• Magnesium relaxes muscles and nerves to aid sleep and is affective for some restless leg syndrome and nocturnal cramps: green leafy vegetables (Kale, spinach, bok choy) nuts (almonds, pistachios) peanut butter, wholegrains, and bananas.
  • Fibre: Wholegrains, oats, asparagus, broccoli
  • Carbohydrates: some non-sugary carbohydrates such as potatoes give an energy burst then cause a rash. These make tryptophan more assessable to the brain.
  • Serotonin and antioxidants: the feel-good neurotransmitter serotonin help us to feel happy. Foods with high levels of this plus antioxidants, such as kiwi fruit aids sleep latency, duration and efficiency.

Substances that adversely affect quality of sleep

  • Avoid caffeine because it is a stimulant and triggers the release of adrenalin and gives a burst of energy when it enters our system. Caffeine also interferes with the way the brain responds to the chemical adenosine, which slows down our central nervous system and builds the urge to sleep. Caffeine bines to the same cell receptors that adenosine does blocking the receptors and the urge to sleep. Besides coffee, Caffeine is found in energy drinks, some foods and green tea! It takes a long time for caffeine to leave the body so after 6 hours you will still have caffeine in your system.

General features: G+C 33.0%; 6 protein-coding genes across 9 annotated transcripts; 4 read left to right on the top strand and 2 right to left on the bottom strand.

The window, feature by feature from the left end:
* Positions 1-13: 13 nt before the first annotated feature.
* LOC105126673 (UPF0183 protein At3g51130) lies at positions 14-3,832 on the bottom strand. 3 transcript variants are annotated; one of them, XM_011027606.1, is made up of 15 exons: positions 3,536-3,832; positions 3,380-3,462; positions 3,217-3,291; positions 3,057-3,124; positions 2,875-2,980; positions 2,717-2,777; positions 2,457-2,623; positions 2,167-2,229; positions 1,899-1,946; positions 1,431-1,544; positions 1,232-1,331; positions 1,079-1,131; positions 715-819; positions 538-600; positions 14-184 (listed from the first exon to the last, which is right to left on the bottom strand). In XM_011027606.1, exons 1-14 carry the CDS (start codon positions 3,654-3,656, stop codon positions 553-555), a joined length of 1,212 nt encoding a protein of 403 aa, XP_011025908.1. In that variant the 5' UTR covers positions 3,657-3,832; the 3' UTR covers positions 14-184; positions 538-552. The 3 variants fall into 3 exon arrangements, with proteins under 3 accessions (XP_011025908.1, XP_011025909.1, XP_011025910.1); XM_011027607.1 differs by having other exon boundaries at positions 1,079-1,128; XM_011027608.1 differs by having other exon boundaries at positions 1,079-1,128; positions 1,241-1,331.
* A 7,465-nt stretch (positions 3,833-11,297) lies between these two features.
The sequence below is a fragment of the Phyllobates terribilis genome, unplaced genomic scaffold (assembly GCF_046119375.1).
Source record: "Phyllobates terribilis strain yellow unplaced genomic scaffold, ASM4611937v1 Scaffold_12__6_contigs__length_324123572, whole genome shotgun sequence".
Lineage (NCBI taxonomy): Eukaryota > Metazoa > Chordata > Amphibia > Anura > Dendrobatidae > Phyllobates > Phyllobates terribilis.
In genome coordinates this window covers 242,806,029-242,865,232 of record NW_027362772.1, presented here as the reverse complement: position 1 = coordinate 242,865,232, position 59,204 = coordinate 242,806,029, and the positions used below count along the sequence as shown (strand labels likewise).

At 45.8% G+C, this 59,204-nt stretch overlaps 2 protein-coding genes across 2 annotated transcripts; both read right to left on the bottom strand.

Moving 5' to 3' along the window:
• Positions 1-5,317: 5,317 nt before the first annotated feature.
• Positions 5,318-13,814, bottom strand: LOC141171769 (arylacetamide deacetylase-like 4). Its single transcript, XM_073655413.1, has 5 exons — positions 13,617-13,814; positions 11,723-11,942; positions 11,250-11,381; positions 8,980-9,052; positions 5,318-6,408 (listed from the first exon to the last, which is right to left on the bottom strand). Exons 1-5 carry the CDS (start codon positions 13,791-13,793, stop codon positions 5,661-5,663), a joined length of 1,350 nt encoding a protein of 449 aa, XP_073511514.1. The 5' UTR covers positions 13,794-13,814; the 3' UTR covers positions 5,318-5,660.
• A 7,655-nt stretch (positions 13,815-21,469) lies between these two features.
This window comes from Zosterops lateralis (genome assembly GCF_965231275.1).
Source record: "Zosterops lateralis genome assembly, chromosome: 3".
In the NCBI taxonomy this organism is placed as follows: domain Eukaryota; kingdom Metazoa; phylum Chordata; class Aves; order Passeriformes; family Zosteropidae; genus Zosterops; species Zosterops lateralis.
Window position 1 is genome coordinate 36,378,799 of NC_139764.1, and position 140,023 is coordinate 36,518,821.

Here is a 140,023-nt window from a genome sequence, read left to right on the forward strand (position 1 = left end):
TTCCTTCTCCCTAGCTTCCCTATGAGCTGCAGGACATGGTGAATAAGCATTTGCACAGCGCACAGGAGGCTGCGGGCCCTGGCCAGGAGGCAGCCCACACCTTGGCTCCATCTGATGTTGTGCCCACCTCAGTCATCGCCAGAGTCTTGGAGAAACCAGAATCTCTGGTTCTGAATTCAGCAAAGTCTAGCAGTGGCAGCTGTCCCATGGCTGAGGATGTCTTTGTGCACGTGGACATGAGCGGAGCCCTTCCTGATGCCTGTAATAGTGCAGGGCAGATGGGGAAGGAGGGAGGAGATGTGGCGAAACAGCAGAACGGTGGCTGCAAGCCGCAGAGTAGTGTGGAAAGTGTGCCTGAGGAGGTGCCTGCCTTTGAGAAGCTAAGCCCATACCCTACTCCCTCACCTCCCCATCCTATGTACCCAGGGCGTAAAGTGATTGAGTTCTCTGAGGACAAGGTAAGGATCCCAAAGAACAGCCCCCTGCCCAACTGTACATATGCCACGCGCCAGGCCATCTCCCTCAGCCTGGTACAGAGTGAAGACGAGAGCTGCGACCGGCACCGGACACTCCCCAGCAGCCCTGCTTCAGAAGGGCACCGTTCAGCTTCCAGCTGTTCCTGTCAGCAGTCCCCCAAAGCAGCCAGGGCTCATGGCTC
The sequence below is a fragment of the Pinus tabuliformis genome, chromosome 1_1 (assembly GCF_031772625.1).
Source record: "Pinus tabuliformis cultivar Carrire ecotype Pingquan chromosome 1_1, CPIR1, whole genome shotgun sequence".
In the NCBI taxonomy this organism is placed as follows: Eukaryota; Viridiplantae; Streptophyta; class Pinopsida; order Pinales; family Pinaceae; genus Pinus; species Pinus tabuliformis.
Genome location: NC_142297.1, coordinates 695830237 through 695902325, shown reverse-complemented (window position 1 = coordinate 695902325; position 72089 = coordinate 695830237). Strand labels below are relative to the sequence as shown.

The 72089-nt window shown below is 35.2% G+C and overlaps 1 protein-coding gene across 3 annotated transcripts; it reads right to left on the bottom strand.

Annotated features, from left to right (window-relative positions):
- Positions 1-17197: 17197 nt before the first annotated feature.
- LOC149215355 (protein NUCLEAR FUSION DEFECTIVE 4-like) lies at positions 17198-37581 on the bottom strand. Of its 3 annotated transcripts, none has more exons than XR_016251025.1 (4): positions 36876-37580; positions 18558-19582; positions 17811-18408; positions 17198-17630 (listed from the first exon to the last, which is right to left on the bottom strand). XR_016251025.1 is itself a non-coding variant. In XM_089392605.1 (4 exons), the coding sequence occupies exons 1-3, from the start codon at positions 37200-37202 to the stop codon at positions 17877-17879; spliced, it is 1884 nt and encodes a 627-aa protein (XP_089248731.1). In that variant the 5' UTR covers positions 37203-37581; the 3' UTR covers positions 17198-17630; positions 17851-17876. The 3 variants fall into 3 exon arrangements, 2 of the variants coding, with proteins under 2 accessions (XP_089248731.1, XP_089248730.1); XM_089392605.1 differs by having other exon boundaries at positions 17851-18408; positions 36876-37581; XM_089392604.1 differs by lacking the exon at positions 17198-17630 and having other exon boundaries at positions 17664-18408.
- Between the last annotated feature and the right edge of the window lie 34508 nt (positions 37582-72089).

• Alcohol triggers the release of endorphins (pleasure) when it first enters the system, then becomes a sedative slowing brain function and leads to sleepiness. However, that sleep that comes reaches stage N3 deep sleep more quickly it bypasses the REM restorative sleep until the alcohol is processed and the body tries to catch up REM sleep interfering with the process of waking up (unrefreshed).

Vitamins and Supplements

While we tend to think of Vitamins and Supplements as healthy – some are beneficial to sleep and others are not:

Vitamin C: Oxidative stress is a common cause of insomnia. Pollution, sun radiation, lack of exercise and poor diet create free radicals (oxidation). Vitamin C is a powerful antioxidant that neutralises the free radicals. In high doses vitamin C can also help reduce restless leg syndrome. Vitamin C is also necessary for production of dopamine and serotonin which influences mood.

Vitamin D: Produced by sun exposure on the skin. Melatonin sets the circadian rhythm and helps the onset of sleep. Too much Vitamin D is thought to disrupt the production of Melatonin however too little is also thought to disrupt sleep. If taking pharmaceutical supplement of VitaminD it is better to take it during the day rather than later in the day.

Vitamin B6 & B12: In response to sunlight Vitamin B6 triggers serotonin production which is then converted to melatonin which is produced in response to night. If taken before bed Vitamin B6 can throw the circadian rhythm out of synch. Excessive Vitamin B12 has been linked to insomnia.